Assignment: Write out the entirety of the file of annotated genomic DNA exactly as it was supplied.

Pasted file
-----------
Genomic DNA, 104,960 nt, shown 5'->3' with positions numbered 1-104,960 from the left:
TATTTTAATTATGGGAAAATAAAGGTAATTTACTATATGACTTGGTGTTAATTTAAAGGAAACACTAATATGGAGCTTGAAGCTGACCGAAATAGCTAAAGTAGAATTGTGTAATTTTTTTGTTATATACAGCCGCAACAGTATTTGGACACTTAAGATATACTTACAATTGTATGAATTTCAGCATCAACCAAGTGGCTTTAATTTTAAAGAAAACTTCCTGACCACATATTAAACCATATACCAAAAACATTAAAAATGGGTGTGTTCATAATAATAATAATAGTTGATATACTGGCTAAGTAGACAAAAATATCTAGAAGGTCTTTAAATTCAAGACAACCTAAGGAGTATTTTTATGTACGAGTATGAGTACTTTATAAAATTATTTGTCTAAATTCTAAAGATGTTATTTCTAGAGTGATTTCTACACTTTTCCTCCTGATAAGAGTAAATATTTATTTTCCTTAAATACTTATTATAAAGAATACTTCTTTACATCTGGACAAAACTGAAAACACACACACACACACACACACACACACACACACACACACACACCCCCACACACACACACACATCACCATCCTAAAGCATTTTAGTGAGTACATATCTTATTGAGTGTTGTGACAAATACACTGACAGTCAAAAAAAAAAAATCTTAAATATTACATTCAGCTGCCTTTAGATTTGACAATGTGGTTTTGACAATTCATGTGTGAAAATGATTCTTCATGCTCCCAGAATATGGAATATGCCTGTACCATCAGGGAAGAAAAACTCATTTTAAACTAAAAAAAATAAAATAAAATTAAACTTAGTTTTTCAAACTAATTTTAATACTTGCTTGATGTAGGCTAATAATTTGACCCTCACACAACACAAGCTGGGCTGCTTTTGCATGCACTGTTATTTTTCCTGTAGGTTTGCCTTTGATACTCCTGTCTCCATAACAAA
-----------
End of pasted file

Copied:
Genomic DNA, 104,960 nt, shown 5'->3' with positions numbered 1-104,960 from the left:
TATTTTAATTATGGGAAAATAAAGGTAATTTACTATATGACTTGGTGTTAATTTAAAGGAAACACTAATATGGAGCTTGAAGCTGACCGAAATAGCTAAAGTAGAATTGTGTAATTTTTTTGTTATATACAGCCGCAACAGTATTTGGACACTTAAGATATACTTACAATTGTATGAATTTCAGCATCAACCAAGTGGCTTTAATTTTAAAGAAAACTTCCTGACCACATATTAAACCATATACCAAAAACATTAAAAATGGGTGTGTTCATAATAATAATAATAGTTGATATACTGGCTAAGTAGACAAAAATATCTAGAAGGTCTTTAAATTCAAGACAACCTAAGGAGTATTTTTATGTACGAGTATGAGTACTTTATAAAATTATTTGTCTAAATTCTAAAGATGTTATTTCTAGAGTGATTTCTACACTTTTCCTCCTGATAAGAGTAAATATTTATTTTCCTTAAATACTTATTATAAAGAATACTTCTTTACATCTGGACAAAACTGAAAACACACACACACACACACACACACACACACACACACACACACACCCCCACACACACACACACATCACCATCCTAAAGCATTTTAGTGAGTACATATCTTATTGAGTGTTGTGACAAATACACTGACAGTCAAAAAAAAAAAATCTTAAATATTACATTCAGCTGCCTTTAGATTTGACAATGTGGTTTTGACAATTCATGTGTGAAAATGATTCTTCATGCTCCCAGAATATGGAATATGCCTGTACCATCAGGGAAGAAAAACTCATTTTAAACTAAAAAAAATAAAATAAAATTAAACTTAGTTTTTCAAACTAATTTTAATACTTGCTTGATGTAGGCTAATAATTTGACCCTCACACAACACAAGCTGGGCTGCTTTTGCATGCACTGTTATTTTTCCTGTAGGTTTGCCTTTGATACTCCTGTCTCCATAACAAA